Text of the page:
TIGHT domestic mutton supplies are driving strong sheep prices in saleyards and on processor grids, according to Meat & Livestock Australia.
MLA said the national mutton indicator has continued to track at historically high levels as demand remained steady despite volatile offshore market conditions.
For the year-to-date the National Mutton Indicator has averaged 606c/kg carcase weight (cwt), up 96c/kg, or 19 percent, on the same time last year.
This has largely been driven by price movements in the eastern states, with the Eastern States Mutton Indicator lifting 15pc year-on-year last Tuesday, 27 October, to 644c/kg cwt. By 29 October, despite dropping five cents the indicator closed on 650c/kg, up 14 cents on a week ago and 98c/kg higher year-on-year.
US mutton demand is prevailing
MLA said while mutton prices have typically been buoyed by international demand, impacts of COVID-19 have seen key offshore markets moving through different stages of foodservice recovery, which is a major channel for Australian mutton.
Coinciding with an appreciating Australian dollar, the flow of Australian sheep meat exports has wavered in response to these headwinds, MLA said.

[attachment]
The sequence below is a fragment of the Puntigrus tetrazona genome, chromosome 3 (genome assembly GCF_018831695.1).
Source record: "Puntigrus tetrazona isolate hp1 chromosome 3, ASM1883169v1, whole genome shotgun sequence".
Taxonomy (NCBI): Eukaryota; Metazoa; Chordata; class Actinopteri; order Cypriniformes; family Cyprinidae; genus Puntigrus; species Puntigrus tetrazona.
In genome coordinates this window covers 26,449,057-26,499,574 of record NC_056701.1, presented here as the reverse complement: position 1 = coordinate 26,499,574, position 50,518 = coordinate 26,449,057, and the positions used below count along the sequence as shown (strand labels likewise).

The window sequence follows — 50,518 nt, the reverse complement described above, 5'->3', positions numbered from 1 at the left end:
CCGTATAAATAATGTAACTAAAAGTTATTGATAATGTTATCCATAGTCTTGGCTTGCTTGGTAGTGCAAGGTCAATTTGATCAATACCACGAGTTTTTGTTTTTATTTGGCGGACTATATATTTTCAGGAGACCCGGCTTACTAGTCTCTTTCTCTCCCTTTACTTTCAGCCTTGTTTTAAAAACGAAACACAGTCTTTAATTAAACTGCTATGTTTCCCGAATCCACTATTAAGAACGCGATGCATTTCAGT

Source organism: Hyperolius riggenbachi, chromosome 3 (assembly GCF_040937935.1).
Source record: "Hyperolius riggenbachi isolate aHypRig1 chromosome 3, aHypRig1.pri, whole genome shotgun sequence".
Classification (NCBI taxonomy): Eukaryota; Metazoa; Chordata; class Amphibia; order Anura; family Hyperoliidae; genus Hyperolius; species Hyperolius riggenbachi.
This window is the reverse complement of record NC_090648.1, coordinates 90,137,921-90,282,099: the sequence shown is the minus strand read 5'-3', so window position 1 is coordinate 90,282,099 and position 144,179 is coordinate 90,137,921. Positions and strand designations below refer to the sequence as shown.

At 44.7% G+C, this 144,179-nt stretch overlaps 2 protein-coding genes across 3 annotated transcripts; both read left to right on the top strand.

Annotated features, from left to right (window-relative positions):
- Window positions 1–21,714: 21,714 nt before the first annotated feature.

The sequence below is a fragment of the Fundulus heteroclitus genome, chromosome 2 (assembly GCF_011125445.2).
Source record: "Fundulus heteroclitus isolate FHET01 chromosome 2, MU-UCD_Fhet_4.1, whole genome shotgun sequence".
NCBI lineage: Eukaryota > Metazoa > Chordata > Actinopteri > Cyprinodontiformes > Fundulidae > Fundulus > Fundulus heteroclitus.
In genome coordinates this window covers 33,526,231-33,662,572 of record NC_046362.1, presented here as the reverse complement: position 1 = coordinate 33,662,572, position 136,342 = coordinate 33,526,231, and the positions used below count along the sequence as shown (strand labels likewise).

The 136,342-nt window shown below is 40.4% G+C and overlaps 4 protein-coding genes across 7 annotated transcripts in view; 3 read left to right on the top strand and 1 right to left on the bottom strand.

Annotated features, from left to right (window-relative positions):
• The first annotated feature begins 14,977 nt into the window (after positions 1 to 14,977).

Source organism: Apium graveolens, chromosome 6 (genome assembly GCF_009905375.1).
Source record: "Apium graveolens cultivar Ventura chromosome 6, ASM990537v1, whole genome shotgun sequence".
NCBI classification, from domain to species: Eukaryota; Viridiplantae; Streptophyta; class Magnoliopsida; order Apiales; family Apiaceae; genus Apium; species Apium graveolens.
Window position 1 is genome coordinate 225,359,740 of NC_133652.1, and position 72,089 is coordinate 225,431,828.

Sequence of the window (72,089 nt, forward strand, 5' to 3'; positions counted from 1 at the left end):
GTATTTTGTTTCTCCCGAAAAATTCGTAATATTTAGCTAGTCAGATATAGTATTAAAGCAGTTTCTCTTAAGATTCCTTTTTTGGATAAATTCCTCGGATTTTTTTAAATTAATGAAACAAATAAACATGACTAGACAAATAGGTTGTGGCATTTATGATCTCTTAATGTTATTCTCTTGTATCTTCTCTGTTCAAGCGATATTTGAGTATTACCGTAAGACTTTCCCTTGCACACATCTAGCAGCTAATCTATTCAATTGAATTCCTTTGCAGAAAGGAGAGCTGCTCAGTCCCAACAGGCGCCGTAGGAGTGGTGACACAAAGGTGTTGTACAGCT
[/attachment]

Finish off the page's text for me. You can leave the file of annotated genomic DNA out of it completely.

For the year to September, total mutton exports eased 21pc on the same time last year to 95,900 tonnes shipped weight. However, demand out of the US has strengthened, with year-to-September exports lifting 21pc year-on-year to 14,500 tonnes.
Lower supply reflects flock rebuilding momentum
This year has seen prices track at historically high levels, compounded by significantly low supply and steady demand, MLA said.
This reflects the national flock rebuild gaining momentum, with producers retaining a greater portion of breeding ewes and subsequently reducing the pool of available sheep. For the year-to-date, national sheep yardings averaged 2.5 million head, down 60pc on the same time last year at 4.1 million head, MLA said.